Rights groups demand Yemen war probe

December 3, 2021 - 17:24

THERAN - Sixty human rights organizations are demanding that the United Nations General Assembly establish a fresh committee comprising of independent experts to seriously probe potential war crimes committed during the war on Yemen. The rights groups are calling for a body to "investigate and publicly report on the most serious violations and abuses of international law committed.” They also want the evidence to be preserved for possible prosecution of the perpetrators of any crimes in the future.

In October, the UN Human Rights Council (HRC) surprisingly voted against renewing the mandate of the Group of International and Regional Experts established four years earlier; In August 2018, the group had reported evidence of possible war crimes. The HRC first voted to establish an expert team to investigate possible violations of humanitarian law and human rights in 2017.

In the Joint Statement, the rights groups, among them many prominent ones, called "upon the UN General Assembly to move quickly and establish a new international accountability mechanism for Yemen.” Human Rights Watch argued “there is a deadly vacuum of accountability in Yemen. That's because the Saudi government killed the one existing mechanism.” The statement said Saudi officials “bribed, coerced and arm-twisted the Human Rights Council” with heavy lobbying efforts into closing the UN’s previous Yemen war crime investigation. It argued that the “credibility of the UN human rights system is at stake in Yemen. Through threats and bribes, the Saudi government has corrupted the UN Human Rights Council to end scrutiny of Yemen. The UN General Assembly should restore the scrutiny and UN integrity.”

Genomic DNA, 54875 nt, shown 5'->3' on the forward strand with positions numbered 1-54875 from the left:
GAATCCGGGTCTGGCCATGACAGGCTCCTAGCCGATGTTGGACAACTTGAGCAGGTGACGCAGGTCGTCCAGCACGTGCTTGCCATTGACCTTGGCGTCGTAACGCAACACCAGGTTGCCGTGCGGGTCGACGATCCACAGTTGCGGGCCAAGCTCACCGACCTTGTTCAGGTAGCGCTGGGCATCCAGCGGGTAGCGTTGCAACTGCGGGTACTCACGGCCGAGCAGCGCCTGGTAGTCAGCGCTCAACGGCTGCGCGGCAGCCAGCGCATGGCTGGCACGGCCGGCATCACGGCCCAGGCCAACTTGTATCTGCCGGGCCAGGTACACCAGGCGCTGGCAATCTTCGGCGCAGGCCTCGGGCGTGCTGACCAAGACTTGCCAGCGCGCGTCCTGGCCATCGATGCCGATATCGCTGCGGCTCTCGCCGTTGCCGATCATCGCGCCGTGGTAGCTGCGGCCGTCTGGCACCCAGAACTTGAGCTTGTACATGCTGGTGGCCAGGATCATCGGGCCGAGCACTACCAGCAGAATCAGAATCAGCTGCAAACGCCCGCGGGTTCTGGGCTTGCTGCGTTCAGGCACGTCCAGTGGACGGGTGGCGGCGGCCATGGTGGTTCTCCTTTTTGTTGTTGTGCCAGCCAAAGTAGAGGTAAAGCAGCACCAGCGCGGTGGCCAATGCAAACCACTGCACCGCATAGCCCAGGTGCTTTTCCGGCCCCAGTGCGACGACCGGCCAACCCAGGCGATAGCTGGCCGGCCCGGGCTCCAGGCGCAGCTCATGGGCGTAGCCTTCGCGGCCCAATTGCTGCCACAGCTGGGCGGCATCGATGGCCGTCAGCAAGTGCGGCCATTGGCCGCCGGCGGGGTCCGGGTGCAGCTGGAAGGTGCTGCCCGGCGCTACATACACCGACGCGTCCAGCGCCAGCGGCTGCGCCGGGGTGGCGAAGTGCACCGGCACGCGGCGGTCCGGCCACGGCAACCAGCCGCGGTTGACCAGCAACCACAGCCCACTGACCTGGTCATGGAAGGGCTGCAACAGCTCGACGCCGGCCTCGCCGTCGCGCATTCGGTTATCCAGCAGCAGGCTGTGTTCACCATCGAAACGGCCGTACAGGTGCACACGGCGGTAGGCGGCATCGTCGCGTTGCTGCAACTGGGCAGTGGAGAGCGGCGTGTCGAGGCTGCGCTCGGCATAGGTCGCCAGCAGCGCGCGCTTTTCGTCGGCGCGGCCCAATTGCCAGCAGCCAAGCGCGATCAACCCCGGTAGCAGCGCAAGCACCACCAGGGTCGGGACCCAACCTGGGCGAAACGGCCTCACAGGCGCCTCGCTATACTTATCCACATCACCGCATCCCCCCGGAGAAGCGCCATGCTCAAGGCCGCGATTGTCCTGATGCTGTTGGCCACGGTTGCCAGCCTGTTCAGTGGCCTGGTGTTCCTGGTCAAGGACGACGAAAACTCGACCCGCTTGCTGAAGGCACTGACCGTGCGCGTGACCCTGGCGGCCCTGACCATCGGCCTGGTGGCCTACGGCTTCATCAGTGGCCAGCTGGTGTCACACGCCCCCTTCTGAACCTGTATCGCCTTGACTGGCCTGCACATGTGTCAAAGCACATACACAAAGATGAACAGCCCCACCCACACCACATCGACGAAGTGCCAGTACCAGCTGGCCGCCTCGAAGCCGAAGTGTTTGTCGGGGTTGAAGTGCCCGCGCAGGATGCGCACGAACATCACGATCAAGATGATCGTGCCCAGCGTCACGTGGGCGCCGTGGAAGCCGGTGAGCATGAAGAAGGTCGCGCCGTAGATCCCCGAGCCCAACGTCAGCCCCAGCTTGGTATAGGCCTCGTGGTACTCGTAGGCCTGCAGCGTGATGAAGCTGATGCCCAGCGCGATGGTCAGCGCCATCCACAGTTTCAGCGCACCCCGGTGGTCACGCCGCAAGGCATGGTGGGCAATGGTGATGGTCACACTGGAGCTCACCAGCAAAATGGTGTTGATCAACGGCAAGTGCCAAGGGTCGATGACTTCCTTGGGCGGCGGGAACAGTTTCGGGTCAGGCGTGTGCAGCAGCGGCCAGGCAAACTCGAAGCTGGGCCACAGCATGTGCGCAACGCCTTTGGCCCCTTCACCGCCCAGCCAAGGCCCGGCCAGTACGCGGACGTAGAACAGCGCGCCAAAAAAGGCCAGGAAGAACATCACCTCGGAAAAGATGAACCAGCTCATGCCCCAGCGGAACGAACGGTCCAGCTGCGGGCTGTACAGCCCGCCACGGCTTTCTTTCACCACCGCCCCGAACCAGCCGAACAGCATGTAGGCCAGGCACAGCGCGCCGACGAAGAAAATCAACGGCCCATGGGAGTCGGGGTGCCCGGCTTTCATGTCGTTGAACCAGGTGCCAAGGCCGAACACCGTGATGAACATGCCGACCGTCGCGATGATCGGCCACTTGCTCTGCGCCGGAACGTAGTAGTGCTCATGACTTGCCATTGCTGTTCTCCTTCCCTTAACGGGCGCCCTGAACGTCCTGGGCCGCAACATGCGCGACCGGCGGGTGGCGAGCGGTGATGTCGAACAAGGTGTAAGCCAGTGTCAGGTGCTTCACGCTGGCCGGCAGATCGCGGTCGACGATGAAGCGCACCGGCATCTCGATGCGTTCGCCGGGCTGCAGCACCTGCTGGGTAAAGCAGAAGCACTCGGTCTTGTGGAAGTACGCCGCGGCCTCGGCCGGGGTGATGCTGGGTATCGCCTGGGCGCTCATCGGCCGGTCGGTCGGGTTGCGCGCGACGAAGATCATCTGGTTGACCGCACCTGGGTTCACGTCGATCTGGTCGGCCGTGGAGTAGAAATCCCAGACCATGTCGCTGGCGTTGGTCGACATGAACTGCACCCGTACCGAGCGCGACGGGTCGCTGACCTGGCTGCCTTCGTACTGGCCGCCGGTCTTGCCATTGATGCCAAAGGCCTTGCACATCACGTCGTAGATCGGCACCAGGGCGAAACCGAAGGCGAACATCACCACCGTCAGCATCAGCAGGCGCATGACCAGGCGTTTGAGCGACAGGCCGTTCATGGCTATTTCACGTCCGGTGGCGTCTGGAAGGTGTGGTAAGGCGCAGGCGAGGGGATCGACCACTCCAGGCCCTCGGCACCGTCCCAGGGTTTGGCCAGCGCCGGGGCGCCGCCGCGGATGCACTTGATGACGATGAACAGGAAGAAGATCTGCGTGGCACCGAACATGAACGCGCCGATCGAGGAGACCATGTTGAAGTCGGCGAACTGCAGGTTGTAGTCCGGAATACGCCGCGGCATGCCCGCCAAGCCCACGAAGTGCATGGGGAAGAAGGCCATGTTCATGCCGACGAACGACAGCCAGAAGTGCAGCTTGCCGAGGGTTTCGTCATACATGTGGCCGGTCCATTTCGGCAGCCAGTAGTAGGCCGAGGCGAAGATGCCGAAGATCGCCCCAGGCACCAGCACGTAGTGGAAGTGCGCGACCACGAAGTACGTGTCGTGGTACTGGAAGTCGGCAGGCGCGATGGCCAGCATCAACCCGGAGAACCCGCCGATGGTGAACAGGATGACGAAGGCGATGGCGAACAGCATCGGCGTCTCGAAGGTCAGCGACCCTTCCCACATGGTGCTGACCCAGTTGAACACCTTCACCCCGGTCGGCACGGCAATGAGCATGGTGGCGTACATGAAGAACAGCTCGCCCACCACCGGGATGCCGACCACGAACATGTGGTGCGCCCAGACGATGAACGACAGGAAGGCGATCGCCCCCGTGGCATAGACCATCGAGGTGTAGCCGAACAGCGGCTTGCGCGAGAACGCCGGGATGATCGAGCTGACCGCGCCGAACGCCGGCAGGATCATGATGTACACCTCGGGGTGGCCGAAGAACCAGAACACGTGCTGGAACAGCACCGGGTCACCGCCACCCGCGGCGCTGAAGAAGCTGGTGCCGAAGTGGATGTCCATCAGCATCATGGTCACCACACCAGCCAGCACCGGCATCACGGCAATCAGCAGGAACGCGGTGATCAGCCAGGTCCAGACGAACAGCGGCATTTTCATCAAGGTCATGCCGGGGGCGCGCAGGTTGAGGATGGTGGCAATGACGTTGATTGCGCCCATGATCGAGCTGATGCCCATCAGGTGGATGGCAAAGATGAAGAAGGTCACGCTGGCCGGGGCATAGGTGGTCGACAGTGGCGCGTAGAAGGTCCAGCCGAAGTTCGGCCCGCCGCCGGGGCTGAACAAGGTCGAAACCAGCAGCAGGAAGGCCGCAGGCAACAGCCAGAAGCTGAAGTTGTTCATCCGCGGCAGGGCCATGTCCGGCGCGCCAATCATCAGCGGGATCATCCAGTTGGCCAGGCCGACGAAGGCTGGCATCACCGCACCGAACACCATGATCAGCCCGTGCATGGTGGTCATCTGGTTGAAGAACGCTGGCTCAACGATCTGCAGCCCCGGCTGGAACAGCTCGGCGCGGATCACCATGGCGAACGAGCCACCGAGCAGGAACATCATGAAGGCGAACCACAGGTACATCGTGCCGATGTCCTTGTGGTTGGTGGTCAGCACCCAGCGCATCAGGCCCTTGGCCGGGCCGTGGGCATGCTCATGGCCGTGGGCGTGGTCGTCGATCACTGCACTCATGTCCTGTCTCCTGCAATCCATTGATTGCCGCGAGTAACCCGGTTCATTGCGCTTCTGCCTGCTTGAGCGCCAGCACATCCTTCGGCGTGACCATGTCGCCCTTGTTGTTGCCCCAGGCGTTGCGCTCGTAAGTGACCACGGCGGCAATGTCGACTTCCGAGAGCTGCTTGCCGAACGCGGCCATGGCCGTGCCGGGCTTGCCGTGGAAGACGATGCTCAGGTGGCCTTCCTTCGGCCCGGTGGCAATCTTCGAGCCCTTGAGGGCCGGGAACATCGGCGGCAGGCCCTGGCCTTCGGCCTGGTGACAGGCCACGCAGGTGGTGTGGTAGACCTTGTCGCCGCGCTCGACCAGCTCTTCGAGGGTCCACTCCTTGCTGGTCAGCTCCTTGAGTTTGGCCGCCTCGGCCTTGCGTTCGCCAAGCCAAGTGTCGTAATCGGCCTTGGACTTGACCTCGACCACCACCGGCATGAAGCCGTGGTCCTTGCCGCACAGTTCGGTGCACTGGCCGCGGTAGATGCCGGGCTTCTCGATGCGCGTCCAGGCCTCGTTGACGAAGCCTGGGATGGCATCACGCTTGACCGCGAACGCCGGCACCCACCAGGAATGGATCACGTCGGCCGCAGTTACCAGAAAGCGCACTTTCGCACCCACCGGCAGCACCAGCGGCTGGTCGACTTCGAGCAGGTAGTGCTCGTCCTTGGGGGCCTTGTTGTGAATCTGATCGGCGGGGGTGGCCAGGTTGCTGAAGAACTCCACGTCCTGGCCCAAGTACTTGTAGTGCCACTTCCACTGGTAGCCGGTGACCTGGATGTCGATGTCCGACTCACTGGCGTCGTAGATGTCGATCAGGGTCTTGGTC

Saudis launched a “stealth campaign” to influence officials in order to guarantee the defeat of the resolution. Afrah Nasser is a Yemen researcher with Human Rights Watch and said in a statement: "Saudi Arabia, a leading party to the conflict in Yemen accused of serious violations including likely war crimes, together with its coalition allies, is engaging in a tireless lobbying campaign to deter states at the Human Rights Council from renewing the (inquiry) mandate." She says that should the HRC bow down to Saudi pressure and fail to extend the mandate, it would be "a slap in the face to victims.”

In the same statement, Amnesty International has also accused Saudi Arabia of an "aggressive lobbying campaign" to cancel the Geneva-based expert panel set up four years ago. Speaking at a press conference, the Secretary-General of Amnesty International told reporters that the United Nations had failed the Yemeni people who have been enduring years of widely-documented suffering. Agnes Callamard says, "bullying and bribing and corruption of the system has won the day, Saudi Arabia and the UAE and their allies shamelessly and aggressively lobbied states through their capital cities and got rid of the Group of Eminent Experts. So, we would like to see General Assembly action certainly within the next month or two, this is something that needs to proceed expeditiously."

A joint statement by the Cairo Institute for Human Rights Studies and Yemeni rights group Mwatana said a Saudi lobbying campaign appeared to be intensifying globally in a bid to dissolve support for the resolution and deliberately cause the investigating experts group’s collapse. Last month, the Group of Independent Experts, presented its latest report, which said airstrikes launched by the Saudi coalition "continue to exact a huge toll on the civilian population.”

The calls and demands by the rights groups come just days after media reports surfaced in the United Kingdom that Saudi Arabia has used “incentives and threats” as part of a strong lobbying campaign to shut down the UN investigation of human right violations committed in Yemen. The reports, citing anonymous diplomatic sources as saying the attempts by Riyadh ultimately succeeded when the council voted in October against extending the independent war crimes investigation. The vote was the first defeat of a resolution in the Geneva body’s 15-year history.